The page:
In the most telling moment of a season already in crisis, the highest paid Maple Leaf skated behind his own goal Tuesday night and proceeded to trip over the net.
Maybe Bryan McCabe had done this before. Maybe not. But the symbol was clear and not at all comical.
This is the player John Ferguson has chosen to build his team around. This is his Chris Pronger, his Nick Lidstrom. Ferguson cannot trade McCabe, cannot send him to the minors, cannot place him on waivers, can probably not look at him the wrong way and cannot keep him on his feet.
And the troubling part is, McCabe is almost a victim of his own financial success. The more he earns, the less he fits the description of what he is supposed to be, the more the pressure mounts for him to be something he cannot be.
That is $7.1 million the Leafs can do nothing but grimace about. It is his security for life, and a certainty for Leaf fans that this team, under this management group, can never be right.
The commitment was made by Ferguson to build this team around the most expensive defence in the National Hockey League. That wasn't the plan -- there never has been a plan -- but it's how things have worked out.
Seven million a year for McCabe. Five million a year for Pavel Kubina. A logical four million a year for Tomas Kaberle. That's $16 million in a salary capped hockey world: Two players whose contracts indicate they can't be traded, and one whose contract alone means he won't be traded.
This is the same highly paid group that wasn't good enough a year ago as the Leafs neared the bottom of the NHL in goals against. And after parting with one first-round pick for a goaltender last summer, Ferguson solidified the unit by trading another first-round pick and assorted other draft trinkets to bring in another goalie this summer.
And four games into a new season, the Leafs are again near the bottom in goals against, allowing 4.25 against per game. Now go back to the final five games of last season, relevant because the Leafs needed to win almost all of them to advance to the post-season, and look at the numbers.
In those key games, they allowed seven goals against the New York Rangers, four against the Ottawa Senators, five against the New York Islanders, five against the Montreal Canadiens.
Twenty three goals against in five games.
Not good enough then. Not good enough now. With a new goalie in Vesa Toskala and basically the same defence with big and slow Andy Wozniewski replacing the young and injured Carlo Colaiacovo, almost nothing has changed.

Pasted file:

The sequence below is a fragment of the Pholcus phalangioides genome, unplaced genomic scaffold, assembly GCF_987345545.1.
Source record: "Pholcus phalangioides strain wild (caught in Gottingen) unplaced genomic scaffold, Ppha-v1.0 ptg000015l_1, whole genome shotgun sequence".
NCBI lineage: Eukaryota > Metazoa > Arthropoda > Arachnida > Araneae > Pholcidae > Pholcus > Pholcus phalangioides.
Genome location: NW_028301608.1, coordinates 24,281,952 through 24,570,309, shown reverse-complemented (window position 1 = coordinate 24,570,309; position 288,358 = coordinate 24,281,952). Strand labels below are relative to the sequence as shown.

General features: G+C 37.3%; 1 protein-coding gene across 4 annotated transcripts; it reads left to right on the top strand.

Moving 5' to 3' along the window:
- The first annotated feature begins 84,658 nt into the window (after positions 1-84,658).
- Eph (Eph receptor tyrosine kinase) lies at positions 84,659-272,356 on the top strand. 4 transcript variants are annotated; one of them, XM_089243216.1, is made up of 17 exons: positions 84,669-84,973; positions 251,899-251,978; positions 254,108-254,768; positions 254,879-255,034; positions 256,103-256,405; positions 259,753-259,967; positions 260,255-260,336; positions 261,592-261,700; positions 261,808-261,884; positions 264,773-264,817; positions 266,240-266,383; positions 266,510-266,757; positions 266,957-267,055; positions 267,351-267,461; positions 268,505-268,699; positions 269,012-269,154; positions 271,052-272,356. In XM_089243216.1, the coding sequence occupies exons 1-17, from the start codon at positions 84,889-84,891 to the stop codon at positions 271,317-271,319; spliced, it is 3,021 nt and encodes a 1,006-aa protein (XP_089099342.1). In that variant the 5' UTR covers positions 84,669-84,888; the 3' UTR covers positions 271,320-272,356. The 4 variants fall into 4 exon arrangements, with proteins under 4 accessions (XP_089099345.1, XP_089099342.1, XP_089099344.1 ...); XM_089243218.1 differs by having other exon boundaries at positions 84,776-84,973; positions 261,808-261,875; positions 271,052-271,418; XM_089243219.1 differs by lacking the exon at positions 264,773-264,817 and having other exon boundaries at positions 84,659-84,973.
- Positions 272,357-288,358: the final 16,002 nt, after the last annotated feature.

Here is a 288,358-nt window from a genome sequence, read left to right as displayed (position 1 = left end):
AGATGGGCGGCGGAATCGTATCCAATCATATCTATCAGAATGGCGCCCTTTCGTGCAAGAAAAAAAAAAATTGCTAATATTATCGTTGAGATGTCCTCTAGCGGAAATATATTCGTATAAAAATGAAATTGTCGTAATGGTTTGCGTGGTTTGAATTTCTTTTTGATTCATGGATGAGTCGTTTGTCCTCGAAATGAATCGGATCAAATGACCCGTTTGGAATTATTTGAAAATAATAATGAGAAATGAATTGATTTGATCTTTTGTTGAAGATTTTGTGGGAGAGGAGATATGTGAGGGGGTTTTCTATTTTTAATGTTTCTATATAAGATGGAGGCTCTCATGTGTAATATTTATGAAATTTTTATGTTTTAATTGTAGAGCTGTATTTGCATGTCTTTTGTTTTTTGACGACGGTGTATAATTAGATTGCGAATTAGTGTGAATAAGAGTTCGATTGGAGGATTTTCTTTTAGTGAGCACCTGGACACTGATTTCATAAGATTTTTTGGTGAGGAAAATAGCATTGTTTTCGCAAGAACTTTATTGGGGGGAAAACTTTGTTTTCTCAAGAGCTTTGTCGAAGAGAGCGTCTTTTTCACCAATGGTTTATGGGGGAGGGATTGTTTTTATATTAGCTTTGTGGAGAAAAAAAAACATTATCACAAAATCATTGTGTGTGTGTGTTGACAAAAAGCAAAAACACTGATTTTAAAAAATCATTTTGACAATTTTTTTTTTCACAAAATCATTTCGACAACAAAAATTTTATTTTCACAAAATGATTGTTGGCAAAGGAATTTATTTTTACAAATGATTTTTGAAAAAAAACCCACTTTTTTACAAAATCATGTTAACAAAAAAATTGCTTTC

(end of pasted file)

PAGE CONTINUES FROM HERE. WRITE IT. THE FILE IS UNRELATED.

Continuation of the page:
Ferguson has tied his own hands -- some would say neck -- by the manner in which he has chosen to build this club.
He can't buy his way out of this the way previous Leaf administrators might have. He can't trade his way out of this: He has too many contracts that don't match contribution. He can't rely on kids -- they don't have any future stars.
Instead, they are locked in long term with players who weren't good enough last year, aren't good enough this year, won't be good enough next year.
Paul Maurice may not want to play the trap with this team but his general manager already is playing it in his own game of front office survival. Ferguson is, essentially, trapped.
He has never shown himself able to make anything close to a move of consequence during the season. Should this early season slate of goals against continue, the only assurance is that in no particular order the general manager will lose his job and the coach will lose his job and at least one of those firings is unfair.
The best player, Mats Sundin, turns 37 in February. McCabe is only in year two of a five-year deal. He'll be 36 when his contract expires. Darcy Tucker, who hasn't scored in his last 11 games as a Leaf and has five goals in 21 games since signing on for three more seasons and $12 million, will turn 33 in March. He will be 36 in the final year of his deal.
How does any of that translate to a successful future?
This is John Ferguson's legacy. He made the mess but can't clean it up. Question is: Can anyone?